The ministry known as empty tomb, inc., is based in a modestly sized office building within walking distance of the University of Illinois at Urbana—Champaign. Founders John and Sylvia Ronsvalle describe it as a Christian research and service organization. That's an understatement on the order of saying the Salvation Army occasionally helps a homeless person.

For reporters writing stories about the state of giving in churches, empty tomb is the go-to think tank. The Ronsvalles crunch statistics so vigorously that in 2010 they will publish the 20th edition of The State of Church Giving, a challenging report of nearly 200 pages. They praise whatever progress they find, such as the decision of Francis Chan's Cornerstone Church in Simi Valley, California, to devote half its budget to missions. They also catalog how little priority most churches give to worldwide evangelism or to fighting preventable childhood deaths in developing nations.

The Ronsvalles decided early on in their married years that they would tithe. "We were poor when we started," Sylvia said. "We had two rooms to live in and $75 a month in food stamps." They now tithe not only on all the donations they receive but also on the value of their medical coverage. John understands Matthew 23:23 as Jesus' implicit affirmation of the tithe as the starting point for a person concerned with righteousness.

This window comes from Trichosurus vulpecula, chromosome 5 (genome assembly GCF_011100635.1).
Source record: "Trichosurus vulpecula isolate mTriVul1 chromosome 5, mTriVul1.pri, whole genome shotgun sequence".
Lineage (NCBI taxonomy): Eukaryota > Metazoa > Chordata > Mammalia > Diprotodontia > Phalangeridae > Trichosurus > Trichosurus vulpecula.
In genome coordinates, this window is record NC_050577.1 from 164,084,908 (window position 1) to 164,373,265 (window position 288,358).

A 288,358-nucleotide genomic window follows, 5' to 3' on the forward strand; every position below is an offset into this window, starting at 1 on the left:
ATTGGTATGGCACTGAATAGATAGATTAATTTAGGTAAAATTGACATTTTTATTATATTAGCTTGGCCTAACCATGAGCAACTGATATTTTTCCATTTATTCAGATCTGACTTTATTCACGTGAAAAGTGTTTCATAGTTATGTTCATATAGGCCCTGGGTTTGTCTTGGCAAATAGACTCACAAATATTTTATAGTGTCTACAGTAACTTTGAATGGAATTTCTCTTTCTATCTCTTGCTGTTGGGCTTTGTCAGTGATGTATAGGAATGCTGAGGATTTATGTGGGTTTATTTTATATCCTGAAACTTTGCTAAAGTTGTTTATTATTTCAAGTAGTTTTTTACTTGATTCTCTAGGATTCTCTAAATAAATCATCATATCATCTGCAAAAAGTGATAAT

After so many years of studying the world's needs and the church's poor giving patterns, the Ronsvalles struggle to reconcile the two. John said they sometimes think of Christians as two figures from J. R. R. Tolkien's Lord of the Rings trilogy: the slow-moving Ents and Theoden, the king who spends much of the narrative in an enchanted stupor.

"It's like people in this country are under the influence of drugs, and it is the drug of affluence," Sylvia said. She cited Jacques Ellul's observation, in Money and Power, that Jesus speaks of mammon as a personal being in Matthew 6. "Mammon is competing for your soul with God. The church in the United States, with all the blessings we've had, can lay those resources at God's feet or can be consumed by them and become like Theoden, become like the Ents, become drugged. It would take visionary moral leadership to wake people up."

For the Ronsvalles, tithing is not only a matter of obeying God. It is also a conscious way to resist the self-worship that accompanies greed and stinginess. In one essay they have published online, the Ronsvalles quote a fellow Christian as asking them, "If I'm not trusting God with my money, am I really trusting him with my eternal salvation?"

Reprinted by permission, Thomas Nelson, © 2009, all rights reserved.



Related Elsewhere:

Tithing: Test Me in This is available at ChristianBook.com and other book retailers.

Other articles on charities and giving include:

Scrooge Lives! | Why we're not putting more in the offering plate. And what we can do about it. (December 5, 2008)
Some Boats Stay Afloat | An economic downturn isn't always bad news for giving. (December 5, 2008)
Church Giving Outlook: You've Got Some Time | Research shows that members' contributions stay steady through first years of recession. (October 16, 2008)
Tithing: Test Me in This (The Ancient Practices Series)
Tithing: Test Me in This (The Ancient Practices Series)
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